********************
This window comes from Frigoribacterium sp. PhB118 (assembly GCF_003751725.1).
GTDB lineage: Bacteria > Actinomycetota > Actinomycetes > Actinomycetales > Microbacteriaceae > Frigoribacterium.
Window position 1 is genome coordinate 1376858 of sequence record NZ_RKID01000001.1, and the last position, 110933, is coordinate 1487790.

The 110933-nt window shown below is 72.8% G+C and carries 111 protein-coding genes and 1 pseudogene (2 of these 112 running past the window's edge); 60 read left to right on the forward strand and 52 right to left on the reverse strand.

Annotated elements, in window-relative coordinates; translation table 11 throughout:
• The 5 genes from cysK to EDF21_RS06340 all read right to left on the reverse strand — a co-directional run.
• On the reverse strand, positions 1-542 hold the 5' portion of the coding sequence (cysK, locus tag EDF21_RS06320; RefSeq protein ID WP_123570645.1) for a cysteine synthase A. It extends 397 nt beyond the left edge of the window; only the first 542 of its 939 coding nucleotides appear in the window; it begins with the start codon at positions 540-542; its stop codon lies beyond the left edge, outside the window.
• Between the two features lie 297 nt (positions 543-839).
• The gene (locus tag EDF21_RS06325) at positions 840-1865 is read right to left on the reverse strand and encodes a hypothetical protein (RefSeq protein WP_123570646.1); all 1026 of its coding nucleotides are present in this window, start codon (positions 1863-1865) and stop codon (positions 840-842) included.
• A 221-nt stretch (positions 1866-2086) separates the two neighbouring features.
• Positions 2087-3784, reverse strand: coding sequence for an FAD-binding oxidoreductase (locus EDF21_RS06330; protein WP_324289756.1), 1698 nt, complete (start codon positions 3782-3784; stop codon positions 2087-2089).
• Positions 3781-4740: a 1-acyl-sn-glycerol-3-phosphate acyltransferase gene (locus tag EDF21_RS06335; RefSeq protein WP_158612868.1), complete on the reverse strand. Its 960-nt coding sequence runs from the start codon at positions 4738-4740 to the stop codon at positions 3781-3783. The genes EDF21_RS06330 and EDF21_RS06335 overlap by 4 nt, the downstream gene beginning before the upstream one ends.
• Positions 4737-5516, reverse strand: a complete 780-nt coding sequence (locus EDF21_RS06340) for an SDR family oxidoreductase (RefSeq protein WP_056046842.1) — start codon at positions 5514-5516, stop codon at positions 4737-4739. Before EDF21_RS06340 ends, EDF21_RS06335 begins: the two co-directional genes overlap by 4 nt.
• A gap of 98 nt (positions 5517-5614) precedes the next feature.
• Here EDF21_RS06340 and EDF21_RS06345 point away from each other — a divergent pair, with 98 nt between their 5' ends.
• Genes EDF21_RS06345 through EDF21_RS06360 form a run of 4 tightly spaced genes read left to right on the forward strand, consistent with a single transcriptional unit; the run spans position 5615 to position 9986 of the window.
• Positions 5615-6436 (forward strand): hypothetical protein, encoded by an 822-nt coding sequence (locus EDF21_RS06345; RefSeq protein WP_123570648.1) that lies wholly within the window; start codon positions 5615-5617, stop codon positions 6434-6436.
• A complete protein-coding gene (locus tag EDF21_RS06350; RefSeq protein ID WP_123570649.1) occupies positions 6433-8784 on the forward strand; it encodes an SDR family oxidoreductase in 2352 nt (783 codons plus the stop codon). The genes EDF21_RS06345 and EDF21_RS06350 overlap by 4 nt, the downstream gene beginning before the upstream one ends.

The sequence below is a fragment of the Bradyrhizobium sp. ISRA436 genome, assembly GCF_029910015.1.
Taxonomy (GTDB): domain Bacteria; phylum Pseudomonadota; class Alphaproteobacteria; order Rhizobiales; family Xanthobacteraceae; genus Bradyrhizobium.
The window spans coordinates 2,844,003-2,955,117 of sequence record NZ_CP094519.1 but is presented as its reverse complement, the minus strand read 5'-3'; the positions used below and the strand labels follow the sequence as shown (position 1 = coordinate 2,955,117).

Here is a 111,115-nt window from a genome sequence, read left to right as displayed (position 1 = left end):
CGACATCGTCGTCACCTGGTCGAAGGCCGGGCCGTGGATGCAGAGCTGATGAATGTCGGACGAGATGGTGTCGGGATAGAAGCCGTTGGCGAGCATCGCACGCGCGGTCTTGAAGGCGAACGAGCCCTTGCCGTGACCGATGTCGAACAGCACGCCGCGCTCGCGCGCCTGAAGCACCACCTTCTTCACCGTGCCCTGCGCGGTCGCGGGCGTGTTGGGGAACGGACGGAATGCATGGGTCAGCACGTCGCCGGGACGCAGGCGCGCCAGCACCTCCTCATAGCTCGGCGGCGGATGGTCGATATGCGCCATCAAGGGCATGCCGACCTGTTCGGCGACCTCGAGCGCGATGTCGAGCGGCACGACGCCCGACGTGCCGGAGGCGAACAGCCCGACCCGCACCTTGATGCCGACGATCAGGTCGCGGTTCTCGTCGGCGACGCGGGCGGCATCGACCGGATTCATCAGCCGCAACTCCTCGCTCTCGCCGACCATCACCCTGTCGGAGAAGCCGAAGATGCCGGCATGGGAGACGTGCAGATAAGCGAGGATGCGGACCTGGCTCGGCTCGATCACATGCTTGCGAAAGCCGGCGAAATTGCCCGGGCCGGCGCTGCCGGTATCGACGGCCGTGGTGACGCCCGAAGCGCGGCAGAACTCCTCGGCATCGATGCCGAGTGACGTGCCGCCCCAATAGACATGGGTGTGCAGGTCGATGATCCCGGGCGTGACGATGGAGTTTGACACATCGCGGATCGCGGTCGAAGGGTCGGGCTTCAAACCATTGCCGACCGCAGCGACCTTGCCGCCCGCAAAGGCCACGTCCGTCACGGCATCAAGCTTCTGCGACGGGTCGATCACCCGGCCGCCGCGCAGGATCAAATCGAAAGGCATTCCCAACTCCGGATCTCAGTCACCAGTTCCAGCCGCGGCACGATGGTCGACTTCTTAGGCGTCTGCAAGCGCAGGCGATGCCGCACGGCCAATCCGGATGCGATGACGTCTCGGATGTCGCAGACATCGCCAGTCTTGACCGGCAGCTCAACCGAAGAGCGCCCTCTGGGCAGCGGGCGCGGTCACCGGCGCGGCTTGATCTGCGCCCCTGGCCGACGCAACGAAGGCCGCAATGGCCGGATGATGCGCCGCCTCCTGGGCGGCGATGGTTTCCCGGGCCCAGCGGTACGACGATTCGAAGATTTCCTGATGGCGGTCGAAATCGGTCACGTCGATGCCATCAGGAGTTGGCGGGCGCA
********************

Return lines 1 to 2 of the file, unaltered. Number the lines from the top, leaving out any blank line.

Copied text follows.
This window comes from Frigoribacterium sp. PhB118 (assembly GCF_003751725.1).
GTDB lineage: Bacteria > Actinomycetota > Actinomycetes > Actinomycetales > Microbacteriaceae > Frigoribacterium.